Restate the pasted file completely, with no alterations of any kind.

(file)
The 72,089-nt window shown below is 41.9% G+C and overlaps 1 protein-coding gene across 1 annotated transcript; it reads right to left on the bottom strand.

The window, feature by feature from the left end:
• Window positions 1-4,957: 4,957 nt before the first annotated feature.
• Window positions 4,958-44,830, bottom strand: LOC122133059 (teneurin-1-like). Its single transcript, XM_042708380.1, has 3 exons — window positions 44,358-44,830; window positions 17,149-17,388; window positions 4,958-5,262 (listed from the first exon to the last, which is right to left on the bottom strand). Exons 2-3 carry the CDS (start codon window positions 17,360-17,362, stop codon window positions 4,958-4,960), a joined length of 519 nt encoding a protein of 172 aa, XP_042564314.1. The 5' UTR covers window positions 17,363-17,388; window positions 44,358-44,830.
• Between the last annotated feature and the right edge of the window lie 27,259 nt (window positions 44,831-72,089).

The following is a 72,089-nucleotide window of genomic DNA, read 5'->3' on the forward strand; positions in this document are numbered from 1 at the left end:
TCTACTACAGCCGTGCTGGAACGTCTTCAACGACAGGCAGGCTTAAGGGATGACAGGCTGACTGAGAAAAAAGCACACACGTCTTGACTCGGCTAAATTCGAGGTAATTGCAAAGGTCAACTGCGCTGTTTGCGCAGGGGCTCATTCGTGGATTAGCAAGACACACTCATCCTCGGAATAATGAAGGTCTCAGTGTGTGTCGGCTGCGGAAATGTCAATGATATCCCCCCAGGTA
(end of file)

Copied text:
The 72,089-nt window shown below is 41.9% G+C and overlaps 1 protein-coding gene across 1 annotated transcript; it reads right to left on the bottom strand.

The window, feature by feature from the left end:
• Window positions 1-4,957: 4,957 nt before the first annotated feature.
• Window positions 4,958-44,830, bottom strand: LOC122133059 (teneurin-1-like). Its single transcript, XM_042708380.1, has 3 exons — window positions 44,358-44,830; window positions 17,149-17,388; window positions 4,958-5,262 (listed from the first exon to the last, which is right to left on the bottom strand). Exons 2-3 carry the CDS (start codon window positions 17,360-17,362, stop codon window positions 4,958-4,960), a joined length of 519 nt encoding a protein of 172 aa, XP_042564314.1. The 5' UTR covers window positions 17,363-17,388; window positions 44,358-44,830.
• Between the last annotated feature and the right edge of the window lie 27,259 nt (window positions 44,831-72,089).

The following is a 72,089-nucleotide window of genomic DNA, read 5'->3' on the forward strand; positions in this document are numbered from 1 at the left end:
TCTACTACAGCCGTGCTGGAACGTCTTCAACGACAGGCAGGCTTAAGGGATGACAGGCTGACTGAGAAAAAAGCACACACGTCTTGACTCGGCTAAATTCGAGGTAATTGCAAAGGTCAACTGCGCTGTTTGCGCAGGGGCTCATTCGTGGATTAGCAAGACACACTCATCCTCGGAATAATGAAGGTCTCAGTGTGTGTCGGCTGCGGAAATGTCAATGATATCCCCCCAGGTA